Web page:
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Fall isn't just the season of colored leaves and pumpkin spice; it's a season when Halloween dominates. Consumers spend billions each year on Halloween, from candy to costumes to decorations.
This year, however, things are looking different. Many Halloween plans will be canceled due to the coronavirus pandemic, and many consumers will limit their purchases due to financial constraints. All told, the National Retail Foundation anticipates an $8 billion drop in spending, which means retailers who pay to open seasonal pop-up stores may not get their money's worth.
In fact, Party City (NYSE: PRTY) has reduced the number of its Halloween pop-up stores by 91% given the circumstances at hand. The retailer is opening 25 pop-ups, compared to the 275 locations it normally operates this time of year. And that's undoubtedly been hard on commercial landlords nationwide.
Losing pop-up tenants is a huge blow
Property owners and landlords rely on seasonal stores to generate rental revenue, so the absence of so many Party City locations will only worsen an existing financial crisis. Many commercial tenants have struggled to pay rent since the start of the pandemic, leaving landlords in a hole. Losing seasonal tenants only exacerbates a growing problem.
Of course, a big reason for fewer pop-up stores boils down to the way consumers have changed their shopping habits since the pandemic started. Many have shifted to online purchases -- a safer prospect than entering stores and hoping for social distancing and mask compliance. Online ordering is also cheaper for retailers like Party City to fulfill, and so it's not surprising that it scaled back on pop-ups this season.
On the other hand, Spirit Halloween is helping to compensate; it's already opened over 1,400 seasonal storefronts across the country, thereby allowing property owners and landlords to generate some temporary revenue.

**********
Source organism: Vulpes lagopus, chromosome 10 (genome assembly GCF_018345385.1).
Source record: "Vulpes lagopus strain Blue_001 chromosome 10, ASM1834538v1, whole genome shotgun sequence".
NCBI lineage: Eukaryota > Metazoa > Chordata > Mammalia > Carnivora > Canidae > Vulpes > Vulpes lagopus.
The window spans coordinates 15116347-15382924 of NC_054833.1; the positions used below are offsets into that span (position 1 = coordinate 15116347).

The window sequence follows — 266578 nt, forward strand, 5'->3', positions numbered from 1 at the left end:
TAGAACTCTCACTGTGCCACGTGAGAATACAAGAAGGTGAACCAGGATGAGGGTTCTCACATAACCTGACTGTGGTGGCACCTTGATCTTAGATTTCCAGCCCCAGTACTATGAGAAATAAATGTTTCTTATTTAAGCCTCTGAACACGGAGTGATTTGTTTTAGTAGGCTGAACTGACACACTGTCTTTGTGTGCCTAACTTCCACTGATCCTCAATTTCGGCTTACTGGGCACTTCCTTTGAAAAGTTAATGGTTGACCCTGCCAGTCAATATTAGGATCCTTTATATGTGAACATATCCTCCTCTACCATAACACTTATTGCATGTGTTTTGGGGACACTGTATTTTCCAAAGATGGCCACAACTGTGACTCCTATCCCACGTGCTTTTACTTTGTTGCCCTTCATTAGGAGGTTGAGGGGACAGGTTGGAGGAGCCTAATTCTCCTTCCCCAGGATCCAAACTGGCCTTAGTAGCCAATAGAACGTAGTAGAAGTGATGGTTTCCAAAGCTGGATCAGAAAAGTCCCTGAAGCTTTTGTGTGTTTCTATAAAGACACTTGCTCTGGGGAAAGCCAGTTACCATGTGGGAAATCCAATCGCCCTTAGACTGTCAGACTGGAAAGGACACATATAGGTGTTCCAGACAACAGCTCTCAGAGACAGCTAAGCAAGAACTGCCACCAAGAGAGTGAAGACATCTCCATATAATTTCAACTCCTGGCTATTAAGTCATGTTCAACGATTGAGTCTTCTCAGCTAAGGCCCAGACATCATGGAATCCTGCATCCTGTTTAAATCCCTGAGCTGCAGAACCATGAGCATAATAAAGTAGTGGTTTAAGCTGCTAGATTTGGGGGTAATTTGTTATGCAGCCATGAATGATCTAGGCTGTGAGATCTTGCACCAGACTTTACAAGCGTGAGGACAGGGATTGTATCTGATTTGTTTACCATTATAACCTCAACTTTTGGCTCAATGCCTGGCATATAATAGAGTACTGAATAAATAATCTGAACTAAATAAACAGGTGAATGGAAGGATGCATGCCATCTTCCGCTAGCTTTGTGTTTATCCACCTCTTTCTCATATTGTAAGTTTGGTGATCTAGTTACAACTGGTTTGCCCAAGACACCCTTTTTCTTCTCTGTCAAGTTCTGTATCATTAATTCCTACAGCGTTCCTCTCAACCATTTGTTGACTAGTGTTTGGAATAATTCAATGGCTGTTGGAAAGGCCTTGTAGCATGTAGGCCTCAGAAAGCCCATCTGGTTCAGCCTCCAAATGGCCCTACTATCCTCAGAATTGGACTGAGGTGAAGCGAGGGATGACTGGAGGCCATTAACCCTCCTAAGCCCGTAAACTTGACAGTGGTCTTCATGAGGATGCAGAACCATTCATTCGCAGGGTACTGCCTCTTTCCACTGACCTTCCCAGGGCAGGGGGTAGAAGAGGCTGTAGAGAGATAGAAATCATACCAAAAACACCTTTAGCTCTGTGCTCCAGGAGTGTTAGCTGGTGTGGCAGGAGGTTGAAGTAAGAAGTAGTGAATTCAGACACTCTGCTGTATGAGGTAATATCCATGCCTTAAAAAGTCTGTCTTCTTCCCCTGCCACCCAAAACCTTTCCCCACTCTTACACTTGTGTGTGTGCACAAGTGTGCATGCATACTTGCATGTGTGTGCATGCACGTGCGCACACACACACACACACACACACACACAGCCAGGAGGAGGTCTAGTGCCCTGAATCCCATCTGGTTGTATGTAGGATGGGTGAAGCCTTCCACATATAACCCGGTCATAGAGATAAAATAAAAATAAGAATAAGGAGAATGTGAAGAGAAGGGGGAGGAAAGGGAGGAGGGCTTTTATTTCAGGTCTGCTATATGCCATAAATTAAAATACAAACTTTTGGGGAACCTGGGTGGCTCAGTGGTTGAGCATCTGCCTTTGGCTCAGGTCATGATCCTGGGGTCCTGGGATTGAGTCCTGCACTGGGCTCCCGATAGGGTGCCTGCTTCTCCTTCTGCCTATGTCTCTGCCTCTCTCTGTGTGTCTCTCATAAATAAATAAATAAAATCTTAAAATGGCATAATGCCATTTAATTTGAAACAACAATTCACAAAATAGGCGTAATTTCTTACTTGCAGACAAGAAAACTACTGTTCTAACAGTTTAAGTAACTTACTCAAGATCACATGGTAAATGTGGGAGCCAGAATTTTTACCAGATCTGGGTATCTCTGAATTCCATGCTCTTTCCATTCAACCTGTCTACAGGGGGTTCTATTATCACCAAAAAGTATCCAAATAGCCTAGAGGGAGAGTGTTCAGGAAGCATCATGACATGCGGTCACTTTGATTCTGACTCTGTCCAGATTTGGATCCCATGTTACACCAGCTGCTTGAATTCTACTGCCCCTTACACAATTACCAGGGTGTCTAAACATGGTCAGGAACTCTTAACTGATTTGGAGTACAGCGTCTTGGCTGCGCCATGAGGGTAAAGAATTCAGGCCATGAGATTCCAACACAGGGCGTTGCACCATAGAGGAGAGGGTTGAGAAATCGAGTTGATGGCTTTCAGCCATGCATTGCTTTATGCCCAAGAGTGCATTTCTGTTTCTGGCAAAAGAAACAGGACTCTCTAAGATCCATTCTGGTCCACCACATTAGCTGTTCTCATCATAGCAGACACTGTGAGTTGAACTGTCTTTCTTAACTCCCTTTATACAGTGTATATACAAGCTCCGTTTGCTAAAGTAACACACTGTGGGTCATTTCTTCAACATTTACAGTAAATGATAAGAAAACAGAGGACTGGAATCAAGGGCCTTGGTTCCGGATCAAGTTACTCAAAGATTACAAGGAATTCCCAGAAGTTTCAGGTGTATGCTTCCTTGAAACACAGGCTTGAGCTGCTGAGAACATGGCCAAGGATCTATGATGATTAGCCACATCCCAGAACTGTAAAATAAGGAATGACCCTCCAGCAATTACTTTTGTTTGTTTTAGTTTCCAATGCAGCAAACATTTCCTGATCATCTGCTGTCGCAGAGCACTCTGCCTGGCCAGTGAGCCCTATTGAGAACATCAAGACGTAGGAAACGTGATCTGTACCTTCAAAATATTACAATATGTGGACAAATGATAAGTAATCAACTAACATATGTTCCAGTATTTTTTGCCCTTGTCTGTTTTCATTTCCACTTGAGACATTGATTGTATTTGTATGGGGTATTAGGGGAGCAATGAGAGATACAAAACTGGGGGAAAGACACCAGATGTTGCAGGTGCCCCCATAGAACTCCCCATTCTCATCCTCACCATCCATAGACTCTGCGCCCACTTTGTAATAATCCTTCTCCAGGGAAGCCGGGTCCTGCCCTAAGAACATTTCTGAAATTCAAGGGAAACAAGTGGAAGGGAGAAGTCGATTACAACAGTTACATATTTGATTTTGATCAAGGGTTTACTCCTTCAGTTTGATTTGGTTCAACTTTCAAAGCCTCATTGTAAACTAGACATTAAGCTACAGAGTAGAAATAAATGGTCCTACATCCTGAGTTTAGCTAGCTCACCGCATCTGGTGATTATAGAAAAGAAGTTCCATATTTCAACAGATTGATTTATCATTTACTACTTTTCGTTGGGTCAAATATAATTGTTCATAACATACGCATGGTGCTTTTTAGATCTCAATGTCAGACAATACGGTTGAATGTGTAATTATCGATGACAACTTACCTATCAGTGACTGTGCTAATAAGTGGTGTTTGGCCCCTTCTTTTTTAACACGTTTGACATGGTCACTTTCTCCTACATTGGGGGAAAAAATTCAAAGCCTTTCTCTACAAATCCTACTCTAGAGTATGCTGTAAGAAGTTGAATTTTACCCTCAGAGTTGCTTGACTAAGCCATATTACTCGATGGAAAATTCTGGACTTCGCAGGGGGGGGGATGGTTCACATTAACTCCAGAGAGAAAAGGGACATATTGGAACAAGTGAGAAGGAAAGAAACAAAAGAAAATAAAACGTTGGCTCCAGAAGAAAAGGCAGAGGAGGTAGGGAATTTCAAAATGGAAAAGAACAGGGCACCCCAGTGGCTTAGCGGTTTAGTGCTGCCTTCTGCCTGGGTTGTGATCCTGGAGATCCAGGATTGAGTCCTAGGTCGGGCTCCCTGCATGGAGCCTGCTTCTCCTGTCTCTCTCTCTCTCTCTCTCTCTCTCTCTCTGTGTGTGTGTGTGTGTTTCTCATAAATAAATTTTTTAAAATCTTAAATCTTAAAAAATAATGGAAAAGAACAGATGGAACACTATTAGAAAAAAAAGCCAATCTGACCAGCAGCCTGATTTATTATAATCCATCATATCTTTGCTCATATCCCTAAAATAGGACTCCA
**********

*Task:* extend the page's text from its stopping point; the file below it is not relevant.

Spirit Halloween hasn't taken the same financial hit as other retailers, as it derives the bulk of its revenue between Labor Day and late October. Retailers like Party City, on the other hand, rely on steady revenue year-round, and given the impact of the coronavirus pandemic, that just hasn't happened.
In fact, total revenue for Party City declined 54.8% during this year's second quarter, though the retailer did see success with its online ordering and curbside pickup models. Still, given its financial hit coupled with lower consumer spending projections, it makes sense that Party City has chosen not to dedicate resources to opening the same number of pop-ups it typically does. Spirit Halloween, on the other hand, has fewer financial constraints due to its limited season.
Of course, all of this speaks to a greater crisis: Retailers are closing down store locations left and right to focus on online orders instead. It's a strategic move in light of the pandemic, and one that many businesses were shifting to before the coronavirus outbreak took hold. But if this trend continues, commercial property owners and landlords may be in for a financial blow more frightening than the scariest Halloween costume out there.
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